Which campaign do you recommend


Advice


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Starting a new campaign in two weeks, looking for opinions on which one to start. We have already played CotCT and RotRL. Our GM has suggested one of the following: carrion crown, skulls and shackles, shattered star, giantslayer, ruins of azlant.

Of these which one would you recommend most? If not one of these, then please could you suggest another. Thanks all.


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pretty much anything but skulls and shackles, the 1st book is so boring you will want to put your head threw a wall


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I am in a Skulls and Shackles and a Shattered Star.

Skulls requires an ingenuitive GM to get through the first book, and I find there are a lot of moments that leave much to be desired.
That said the right group could make the game properly awesome so long as your GM is happy to let you guys ignore the plot completely at points.
He will also need to do quite a bit of work in the first book to make sure all your characters literally do not die.

Shattered Star is honestly the best AP I have taken part in to date. The story is awesome.
My vote would be for Star


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I genuinely enjoyed Carrion Crown, there are a couple of caveats:

1) For the first book make sure everybody is clear on the haunt rules. If anybody (particularly the GM) is unsure how these work, things aren't going to go smoothly.

2) There's a bit in the last book about "yeah, we should have been foreshadowing the villain earlier on, here's some ways you could do that if you're reading this far enough in advance"... so do that.

Honestly though, it's a blast. Book 2 of that one is as much fun as I've had with a Paizo adventure.


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Pathfinder Adventure Path, Starfinder Roleplaying Game Subscriber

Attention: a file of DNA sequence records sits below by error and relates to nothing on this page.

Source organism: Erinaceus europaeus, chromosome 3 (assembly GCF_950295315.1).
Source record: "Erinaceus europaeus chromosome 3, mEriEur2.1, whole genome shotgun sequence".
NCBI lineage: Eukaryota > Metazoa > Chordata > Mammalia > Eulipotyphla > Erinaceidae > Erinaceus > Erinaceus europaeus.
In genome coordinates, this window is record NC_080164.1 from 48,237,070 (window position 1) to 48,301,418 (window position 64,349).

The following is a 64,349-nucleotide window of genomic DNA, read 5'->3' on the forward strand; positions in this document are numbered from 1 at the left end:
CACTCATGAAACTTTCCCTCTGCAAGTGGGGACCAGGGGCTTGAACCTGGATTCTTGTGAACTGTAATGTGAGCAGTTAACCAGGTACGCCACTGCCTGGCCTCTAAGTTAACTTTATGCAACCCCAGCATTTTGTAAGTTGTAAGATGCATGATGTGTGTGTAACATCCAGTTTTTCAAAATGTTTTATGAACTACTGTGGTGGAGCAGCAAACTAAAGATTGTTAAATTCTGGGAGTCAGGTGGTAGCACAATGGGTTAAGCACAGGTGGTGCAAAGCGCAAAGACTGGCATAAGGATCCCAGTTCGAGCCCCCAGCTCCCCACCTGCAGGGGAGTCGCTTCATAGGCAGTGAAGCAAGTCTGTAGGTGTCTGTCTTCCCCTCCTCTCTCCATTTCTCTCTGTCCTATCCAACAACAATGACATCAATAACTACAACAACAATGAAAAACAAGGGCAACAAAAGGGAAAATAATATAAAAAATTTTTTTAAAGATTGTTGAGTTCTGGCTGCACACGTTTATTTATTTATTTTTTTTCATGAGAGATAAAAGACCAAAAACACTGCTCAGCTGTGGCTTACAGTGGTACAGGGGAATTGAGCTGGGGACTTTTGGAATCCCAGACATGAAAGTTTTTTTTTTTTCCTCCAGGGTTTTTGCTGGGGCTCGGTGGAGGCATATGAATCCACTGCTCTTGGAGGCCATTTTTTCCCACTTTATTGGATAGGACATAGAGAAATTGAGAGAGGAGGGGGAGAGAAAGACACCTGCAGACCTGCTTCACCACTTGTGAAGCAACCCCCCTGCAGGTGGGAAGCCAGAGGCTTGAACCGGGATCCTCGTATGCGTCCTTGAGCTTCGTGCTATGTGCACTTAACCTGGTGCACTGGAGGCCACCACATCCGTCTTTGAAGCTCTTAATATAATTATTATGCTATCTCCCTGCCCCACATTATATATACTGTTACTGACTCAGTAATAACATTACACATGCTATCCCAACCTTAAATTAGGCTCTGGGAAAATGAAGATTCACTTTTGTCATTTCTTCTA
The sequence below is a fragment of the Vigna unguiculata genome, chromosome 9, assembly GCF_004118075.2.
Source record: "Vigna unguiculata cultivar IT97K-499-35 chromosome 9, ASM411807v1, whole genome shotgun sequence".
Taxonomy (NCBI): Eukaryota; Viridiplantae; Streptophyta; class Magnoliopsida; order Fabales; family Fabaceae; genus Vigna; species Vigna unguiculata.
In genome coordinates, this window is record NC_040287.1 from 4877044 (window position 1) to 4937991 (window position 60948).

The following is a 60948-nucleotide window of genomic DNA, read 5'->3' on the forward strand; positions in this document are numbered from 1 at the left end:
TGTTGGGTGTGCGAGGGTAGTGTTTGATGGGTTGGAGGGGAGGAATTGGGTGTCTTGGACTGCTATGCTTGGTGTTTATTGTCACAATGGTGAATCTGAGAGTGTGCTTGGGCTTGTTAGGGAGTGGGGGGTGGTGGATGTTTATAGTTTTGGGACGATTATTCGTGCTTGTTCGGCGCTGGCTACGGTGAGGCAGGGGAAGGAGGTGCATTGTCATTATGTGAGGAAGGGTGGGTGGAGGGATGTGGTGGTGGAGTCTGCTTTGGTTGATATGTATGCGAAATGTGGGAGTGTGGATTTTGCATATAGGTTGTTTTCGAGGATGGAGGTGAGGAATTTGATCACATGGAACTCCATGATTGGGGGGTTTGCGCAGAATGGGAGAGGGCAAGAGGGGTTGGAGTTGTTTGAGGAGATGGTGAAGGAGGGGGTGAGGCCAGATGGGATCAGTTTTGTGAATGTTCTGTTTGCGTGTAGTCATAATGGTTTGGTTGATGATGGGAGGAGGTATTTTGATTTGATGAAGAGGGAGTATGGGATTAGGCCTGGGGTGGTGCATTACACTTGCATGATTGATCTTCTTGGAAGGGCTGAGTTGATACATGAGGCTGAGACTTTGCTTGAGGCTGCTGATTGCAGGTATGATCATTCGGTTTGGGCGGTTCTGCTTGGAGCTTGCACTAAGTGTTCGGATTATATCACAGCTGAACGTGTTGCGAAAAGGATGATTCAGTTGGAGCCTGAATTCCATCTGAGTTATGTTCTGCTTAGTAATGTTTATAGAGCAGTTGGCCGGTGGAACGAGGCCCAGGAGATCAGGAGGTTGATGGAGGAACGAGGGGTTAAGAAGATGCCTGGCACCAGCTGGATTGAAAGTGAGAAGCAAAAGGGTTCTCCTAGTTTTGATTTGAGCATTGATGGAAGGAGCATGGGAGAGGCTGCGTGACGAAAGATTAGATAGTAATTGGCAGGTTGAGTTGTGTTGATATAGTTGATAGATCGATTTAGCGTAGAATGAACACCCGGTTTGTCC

just a few cents;
1-carrion crown really is, as mentioned, problematic when it comes to overarching plot. The DM can easily fix this by looking at book 6 first and then work backwards - as it is, it's almost like you just go fight the bad guy in book 6, kinda just because. but he's easily inserted into the previous 5 modules if you know he's coming.
2-some people really like pirates.
3-some people really like shattered star. others complain that's its basically a set of kinda uncoordinated dungeon crawls. i dunno, haven't read it, but that's what people here have said.
4-giantslayer is great, except for where it isn't (cough... book 5... cough). if you want an old-style, fight orcs and giants and dragons campaign, it's really good with that. books 1 and 2 in particular are fantastic.
5-ruins of azlant is turning out really baller. wide variety of enemies, a cool setting, lots of fun stuff. however, you will have to get deep into the underwater combat mechanics for some of the material (UNDERSEA ADVENTURES CAMPAIGN SETTING book has them), and that might put people off. but so far, it's a great AP.

Silver Crusade

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My group is this close ---> < --- to finishing our Rise of the Runelords campaign that I've been GMing for over 4 years. So we're looking for a new campaign to start, too. This time, I'll be playing, not GMing, but I was thinking of starting a similar thread to this to get some opinions and recommendations for the group. We've never done any other AP. And obviously, we're pretty slow, but we've had 4 members of the group stick with it from beginning to end (and just as many coming and going along the way).

Does anyone know much about Kingmaker? Our GM for the next campaign has expressed curiosity about it. Also, I picked up most of Council of Thieves (5 of the 6 books) for next to nothing in a sale once, and haven't read it, so I was considering giving him that.


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Atalius wrote:

Starting a new campaign in two weeks, looking for opinions on which one to start. We have already played CotCT and RotRL. Our GM has suggested one of the following: carrion crown, skulls and shackles, shattered star, giantslayer, ruins of azlant.

Of these which one would you recommend most? If not one of these, then please could you suggest another. Thanks all.

Since you have played RotRL...you can keep the feeling of Runelords and such by doing.